21. Sample size code letters

  22. Sample size code letters (cont)

  23. Single Sampling Plans

  24. Double Sampling Plans • Normal Inspection

  25. OC Curves • Operating Characteristic Curves • OC curve is a graph showing what any particular sampling plan can be expected to do in terms of accepting and rejecting batches. • An understanding of the implications of an OC curve helps understand the risks to the manufacturer, consumer, and in deciding inspection levels and batch sizes. • Each possible plan has its own OC curve. • Horizontal scale - shows the percentage defective. Vertical scale - shows the percentage of batches that may be expected to be accepted if batches are produced with that percentage of defects.

  26. Using an OC curve • Interpret the curve according to this example: • If the lot quality is 0.093 fraction defective, then the probability of acceptance, Pa, is 0.05. • If the lot quality is 0.018 fraction defective, then the probability of acceptance, Pa, is 0.95.

  27. Alternative OC for Sample plans • You can use oc-curves to compare alternative plans. • Choose between the plans by their relative ability to detect rejectable lots. • You should expect that the steeper the curve, the larger the sample size.

  28. OC Curves

  29. OC Curve Example • Code Letter M • AQL 1.5 • Sample size - 315 • Accept: 10, Reject: 11 • What happens if a batch with 3% defectives is submitted ? • Find 3% on the X axis, and follow a vertical line up until it meets the 1.5% curve. • Take a horizontal line across to the Y axis, and read off the value of 65%. • I.e., 65% of batches would be accepted and 35% rejected.

  30. More OC curve examples

  31. Statistical Quality Control Online • • This application gives the single and double sampling plans for attributes, according to the Military Standard 105E tables, for a given lot size and AQL

  32. Example of Online Calculation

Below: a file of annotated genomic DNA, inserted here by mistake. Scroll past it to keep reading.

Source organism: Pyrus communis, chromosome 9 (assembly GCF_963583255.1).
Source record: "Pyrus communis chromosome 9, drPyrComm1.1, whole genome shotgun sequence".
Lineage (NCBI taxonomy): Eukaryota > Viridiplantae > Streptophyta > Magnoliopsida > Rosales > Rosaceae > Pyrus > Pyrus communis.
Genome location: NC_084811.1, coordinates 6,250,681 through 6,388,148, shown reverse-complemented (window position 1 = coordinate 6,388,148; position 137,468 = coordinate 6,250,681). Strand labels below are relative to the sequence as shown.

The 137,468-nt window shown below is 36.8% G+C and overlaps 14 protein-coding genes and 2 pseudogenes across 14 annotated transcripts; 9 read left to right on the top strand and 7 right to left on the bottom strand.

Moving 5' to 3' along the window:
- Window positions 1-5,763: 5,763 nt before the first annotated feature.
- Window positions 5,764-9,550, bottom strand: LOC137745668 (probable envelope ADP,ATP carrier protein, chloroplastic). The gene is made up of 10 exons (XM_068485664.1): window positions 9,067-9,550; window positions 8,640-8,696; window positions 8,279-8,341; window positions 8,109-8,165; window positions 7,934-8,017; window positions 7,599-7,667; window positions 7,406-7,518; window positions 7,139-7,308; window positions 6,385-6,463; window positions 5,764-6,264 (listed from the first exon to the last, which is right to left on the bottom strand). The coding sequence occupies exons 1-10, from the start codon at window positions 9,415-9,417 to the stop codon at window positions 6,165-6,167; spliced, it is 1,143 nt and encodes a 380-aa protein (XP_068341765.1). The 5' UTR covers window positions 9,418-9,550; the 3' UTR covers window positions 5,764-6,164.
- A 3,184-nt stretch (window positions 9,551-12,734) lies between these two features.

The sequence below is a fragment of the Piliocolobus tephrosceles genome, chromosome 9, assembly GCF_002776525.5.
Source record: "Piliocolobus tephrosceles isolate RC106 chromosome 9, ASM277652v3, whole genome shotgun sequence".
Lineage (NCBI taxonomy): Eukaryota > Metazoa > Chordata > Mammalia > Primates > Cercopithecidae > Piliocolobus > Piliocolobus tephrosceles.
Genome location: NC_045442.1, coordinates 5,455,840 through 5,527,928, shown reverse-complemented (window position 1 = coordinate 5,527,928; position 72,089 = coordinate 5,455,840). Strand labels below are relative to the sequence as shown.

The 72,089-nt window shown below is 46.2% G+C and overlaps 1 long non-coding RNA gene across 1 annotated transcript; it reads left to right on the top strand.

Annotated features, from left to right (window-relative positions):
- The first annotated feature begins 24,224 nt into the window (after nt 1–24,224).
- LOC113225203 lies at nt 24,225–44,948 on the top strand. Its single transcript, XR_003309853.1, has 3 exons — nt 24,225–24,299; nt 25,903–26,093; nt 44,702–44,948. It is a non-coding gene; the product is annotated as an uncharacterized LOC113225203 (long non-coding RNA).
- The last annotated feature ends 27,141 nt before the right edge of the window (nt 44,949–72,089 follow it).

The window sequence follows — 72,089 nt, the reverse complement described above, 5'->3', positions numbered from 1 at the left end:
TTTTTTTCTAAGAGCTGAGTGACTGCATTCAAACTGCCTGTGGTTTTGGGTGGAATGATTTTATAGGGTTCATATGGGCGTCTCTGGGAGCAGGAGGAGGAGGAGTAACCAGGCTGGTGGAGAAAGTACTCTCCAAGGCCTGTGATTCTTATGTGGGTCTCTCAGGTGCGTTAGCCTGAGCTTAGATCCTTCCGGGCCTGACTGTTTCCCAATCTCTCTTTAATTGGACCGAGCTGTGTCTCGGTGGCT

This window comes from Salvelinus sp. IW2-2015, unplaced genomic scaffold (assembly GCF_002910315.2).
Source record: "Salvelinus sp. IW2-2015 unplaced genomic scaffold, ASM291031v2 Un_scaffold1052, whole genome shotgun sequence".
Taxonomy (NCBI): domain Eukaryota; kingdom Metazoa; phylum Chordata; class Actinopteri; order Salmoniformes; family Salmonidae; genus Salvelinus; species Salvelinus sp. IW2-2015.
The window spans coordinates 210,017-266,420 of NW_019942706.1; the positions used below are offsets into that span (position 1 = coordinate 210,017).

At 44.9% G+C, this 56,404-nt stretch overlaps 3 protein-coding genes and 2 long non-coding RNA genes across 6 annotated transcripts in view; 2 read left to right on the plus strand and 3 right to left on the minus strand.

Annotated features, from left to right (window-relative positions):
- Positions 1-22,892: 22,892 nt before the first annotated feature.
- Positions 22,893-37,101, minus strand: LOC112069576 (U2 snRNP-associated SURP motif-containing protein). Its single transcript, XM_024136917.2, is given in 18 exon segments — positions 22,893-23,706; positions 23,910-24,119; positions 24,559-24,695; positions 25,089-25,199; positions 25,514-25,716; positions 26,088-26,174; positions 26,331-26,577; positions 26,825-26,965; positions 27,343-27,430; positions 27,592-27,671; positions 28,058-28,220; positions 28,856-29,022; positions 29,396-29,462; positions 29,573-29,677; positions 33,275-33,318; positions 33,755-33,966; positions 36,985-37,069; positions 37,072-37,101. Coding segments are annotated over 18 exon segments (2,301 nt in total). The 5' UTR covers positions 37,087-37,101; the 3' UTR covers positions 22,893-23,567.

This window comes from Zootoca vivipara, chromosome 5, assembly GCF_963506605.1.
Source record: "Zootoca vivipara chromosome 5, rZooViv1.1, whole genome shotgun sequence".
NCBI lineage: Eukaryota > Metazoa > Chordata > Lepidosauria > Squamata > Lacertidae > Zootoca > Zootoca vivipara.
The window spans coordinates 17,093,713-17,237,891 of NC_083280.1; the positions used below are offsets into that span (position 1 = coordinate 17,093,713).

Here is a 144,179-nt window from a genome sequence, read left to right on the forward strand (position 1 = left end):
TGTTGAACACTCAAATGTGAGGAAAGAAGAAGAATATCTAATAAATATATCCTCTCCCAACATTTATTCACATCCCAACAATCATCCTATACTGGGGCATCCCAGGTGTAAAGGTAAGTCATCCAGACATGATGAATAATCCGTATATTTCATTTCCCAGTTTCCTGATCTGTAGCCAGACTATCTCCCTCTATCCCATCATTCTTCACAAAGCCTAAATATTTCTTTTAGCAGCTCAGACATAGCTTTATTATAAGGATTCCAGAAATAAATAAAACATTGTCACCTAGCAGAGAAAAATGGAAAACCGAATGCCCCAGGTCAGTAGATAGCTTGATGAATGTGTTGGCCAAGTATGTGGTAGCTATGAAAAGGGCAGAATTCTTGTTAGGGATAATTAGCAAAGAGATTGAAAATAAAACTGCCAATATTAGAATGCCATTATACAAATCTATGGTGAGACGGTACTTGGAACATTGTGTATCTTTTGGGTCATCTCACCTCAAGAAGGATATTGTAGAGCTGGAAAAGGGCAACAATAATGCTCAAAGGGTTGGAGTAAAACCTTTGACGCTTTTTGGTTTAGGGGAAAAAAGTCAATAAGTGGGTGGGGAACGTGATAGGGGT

33. Result Single sampling

  34. The Double samplingResults

  35. Even gives the OC curve • The OC curve describes the probability of accepting a lot, OC(p), as a function of the proportion non-conforming (p),

  36. Concrete examples • EN 455 Part 1 for medical gloves - Pinholes • General inspection level 1, AQL 1.5%. • Minimum sample size code letter L (200 gloves) • If a batch with 3% pinholes is submitted, there is a 75% chance of them being accepted. • All Wales Universal Container contract • Agreed AQL of 0.65%, general Inspection level I. • Sample code L (200 samples). • If a batch with 5% leakers is submitted, there is a 99% chance of them being rejected.

  37. Setting an Inspection Level • Select the required AQL (as an average). • Decide what quality should have a high chance of rejection. • Choose the appropriate sampling plan by inspecting the OC curves.

  38. Setting an Inspection Level • Example • An AQL of 1.5% defective items has been chosen. • It is desired to have at least an 80% chance of rejecting a 6% defective batch under normal inspection. • Code letters A->J fail to meet the requirement. • Code letter K almost meets it, codes L-P more than meet it. • Decide the batch size. If batch size is 1000, check sample size code letters table - we can use general inspection level III. • The sampling plan would therefore be AQL=1.5%, General Inspection Level=III.

  39. Switching Rules • Normal to tightened: Shall be implemented as soon as two out of five (or fewer than five) consecutive lots have been non-acceptable on original inspection. • Tightened to normal: Shall be reinstated when five consecutive lots have been considered acceptable on original inspection. • Normal to reduced: implemented when the switching score is at least 30, production is at a steady state, and reduced inspection is considered desirable by the responsible authority. • Discontinuation of inspection: is implemented when the number of lots not accepted in a sequence of consecutive lots on original tightened inspection reaches 5. • Reduced to normal: if a lot is not accepted or irregular/delayed production.

  40. Switching Scores • Single Sampling Plans • Used when deciding whether to switch to reduced inspection. • Set switching score to 0 at start of normal inspection. • Score updated following the inspection of each lot. • When the acceptance number is >= 2, add 3 to the switching score if the lot would have been accepted if the AQL had been one step tighter; otherwise reset score to 0. • When the acceptance number is 0 or 1, add 2 to the switching score if the lot is accepted; otherwise reset score to 0. • As in the previous slide, when the switching score is at least 30 and production is at a steady state, switch to reduced inspection if considered desirable by the responsible authority.

  41. Important points • Setting an AQL does not guarantee to the customer that batches of a worse quality will not be accepted. • If the average quality of batches being submitted are a little worse than the AQL, a number of batches will probably be accepted before a switch to tightened inspection is called for. • In general, the customer gets a quality which is, on average, better than the AQL, since the tables are arranged to provide an economic incentive - the manufacturer cannot afford to have more than a small proportion of batches rejected, and so will improve the quality if this proportion is exceeded.

  42. The End